Phoenix acaulis

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Phoenix (FEH-niks)
acaulis (ah-KOW-liss)
Sp 122 1.jpg
Palo Alto, CA. Jack Tomsky Garden. Photo by Jack Tomsky.
Scientific Classification
Genus: Phoenix (FEH-niks)
Species:
acaulis (ah-KOW-liss)
Synonyms
None set.
Native Continent
Asia
Asia.gif
Morphology
Habit: Solitary & acaulescent.
Leaf type: Pinnate
Culture
Survivability index
Common names
Dwarf Date Palm, Stemless Date Palm, INDIA. Khajuzi, Chota khajur (Uttar Pradesh, Siwalik hills), (S. Biswas, pers. comm.); khajuri, pind khajur, jangly khajur (Hindi), schap (Lepcha), chindi, hindi, jhari, sindi, juno (Kurku), pinn khajur, Boichand, Yita.

Habitat and Distribution

Assam, China Southeast, India, Nepal, West Himalaya.
Corupá - State of Santa Catarina, Brazil. Photo by Gilio Giacomozzi.
Sub-Himalayan belt of northern India and Nepal. Griffith (1845) and Kurz (1877) recorded the species in Myanmar, but I have seen no specimens to support this. Griffith (1845) noted that P. acaulis grows in clay soil on elevated plains north of the Ganges river. The species occurs in open forest, scrublands, savannahs and pine forest understorey at 400 - 1500 m. In India P. acaulis flowers in the cold season from November to January with fruits ripening from April to June. (S.C. Barrow. 1998)/Palmweb.

Description

Acaulous palm; stem bulbous, to 10 cm high, densely covered with persistent leaf base stumps. Leaves 0.6 - 1.8 m long; leaf sheath reddish-brown, fibrous; rachis 0.3 - 1.5 m long x 1.5 - 2 cm in diam. at base; acanthophylls closely arranged in more than one plane, to 9 cm long; leaflets arranged in sub-opposite groups of 4s - 5s in more than one plane or orientation, about 16 - 24 on each side of rachis, linear, 8 - 36 x 0.5 - 1.4 cm, flaccid, with strong marginal nerves; lamina concolorous, pale green. Inflorescences held at ground level. Staminate inflorescences not extending beyond prophyll; prophyll papery and splitting in many places, 13 x 2 cm; peduncle about 7 x 0.6 cm; rachillae arranged in one whorl, 10 - 15 in number, about 8 cm long. Staminate flowers not seen. Pistillate inflorescences not extending beyond prophyll; prophyll papery, about 25 x 4- 6 cm; peduncle about 9 - 12 x 1.4 cm, not extending on fruit maturity; rachillae arranged in one compact whorl, 15 - 20 in number, 4 - 14 cm, drying striate, with differential maturation of fruit along rachillae. Pistillate flowers about 5 - 20 per rachilla, congested in arrangement, each subtended by a distinct rachilla swelling (bractiform notch), 3 - 10 mm long; calyx cupule 3 mm high; petals 5 - 6 x 4 mm. Fruit obovoid, 12 - 18 x 8 mm, ripening from green with scarlet apices to blue-black, with mesocarp scarcely fleshy and stigmatic remains prominently pointed (1 - 2 mm long). Seed elongate in shape, 10 x 5 mm, with rounded apices; embryo lateral opposite raphe; endosperm homogeneous. (S.C. Barrow. 1998)/Palmweb. Editing by edric.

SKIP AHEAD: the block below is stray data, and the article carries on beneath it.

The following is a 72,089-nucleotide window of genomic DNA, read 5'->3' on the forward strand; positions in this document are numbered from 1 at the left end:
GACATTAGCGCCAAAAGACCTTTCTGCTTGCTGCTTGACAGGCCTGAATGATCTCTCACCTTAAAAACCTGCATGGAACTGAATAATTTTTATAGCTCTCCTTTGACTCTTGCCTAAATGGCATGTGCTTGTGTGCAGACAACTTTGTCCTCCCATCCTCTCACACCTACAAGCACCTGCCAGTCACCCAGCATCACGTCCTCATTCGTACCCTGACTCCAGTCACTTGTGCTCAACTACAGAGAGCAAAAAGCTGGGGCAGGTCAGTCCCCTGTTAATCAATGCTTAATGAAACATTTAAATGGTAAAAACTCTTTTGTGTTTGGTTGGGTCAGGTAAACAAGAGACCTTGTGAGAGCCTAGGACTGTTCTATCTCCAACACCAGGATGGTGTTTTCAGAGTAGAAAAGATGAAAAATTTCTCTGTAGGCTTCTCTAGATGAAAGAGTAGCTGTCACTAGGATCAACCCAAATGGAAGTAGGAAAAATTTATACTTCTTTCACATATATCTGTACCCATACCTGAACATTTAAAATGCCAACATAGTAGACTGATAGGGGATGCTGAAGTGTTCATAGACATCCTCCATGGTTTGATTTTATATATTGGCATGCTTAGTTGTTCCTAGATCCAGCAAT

Culture

Growth rate: Slow, Sunlight: full sun, Water: moderate, Cold Tolerance: 18° F or less.

Min. Temperature: 20°F (-12°C) Water Requirements: Regular water Sun Requirements: full sun, passed seedling stage.

Comments and Curiosities

Uses: In times of scarcity, the bitter stem pith of P. acaulis has been used as a sago substitute (Blatter 1926). The fruits are sweet and edible, though scarcely fleshy, and are commonly eaten by animals (Roxburgh 1832). (S.C. Barrow. 1998)/Palmweb.


External Links

References

Phonetic spelling of Latin names by edric.

Special thanks to Geoff Stein, (Palmbob) for his hundreds of photos.

Special thanks to Palmweb.org, Dr. John Dransfield, Dr. Bill Baker & team, for their volumes of information and photos.

Glossary of Palm Terms; Based on the glossary in Dransfield, J., N.W. Uhl, C.B. Asmussen-Lange, W.J. Baker, M.M. Harley & C.E. Lewis. 2008. Genera Palmarum - Evolution and Classification of the Palms. Royal Botanic Gardens, Kew. All images copyright of the artists and photographers (see images for credits).

S.C. Barrow, A Monograph of Phoenix L. (Palmae: Coryphoideae). 1998. A Monograph of Phoenix L. (Palmae: Coryphoideae). Kew Bulletin, Vol. 53, No. 3 (1998), pp. 513-575.
Many Special Thanks to Ed Vaile for his long hours of tireless editing and numerous contributions.

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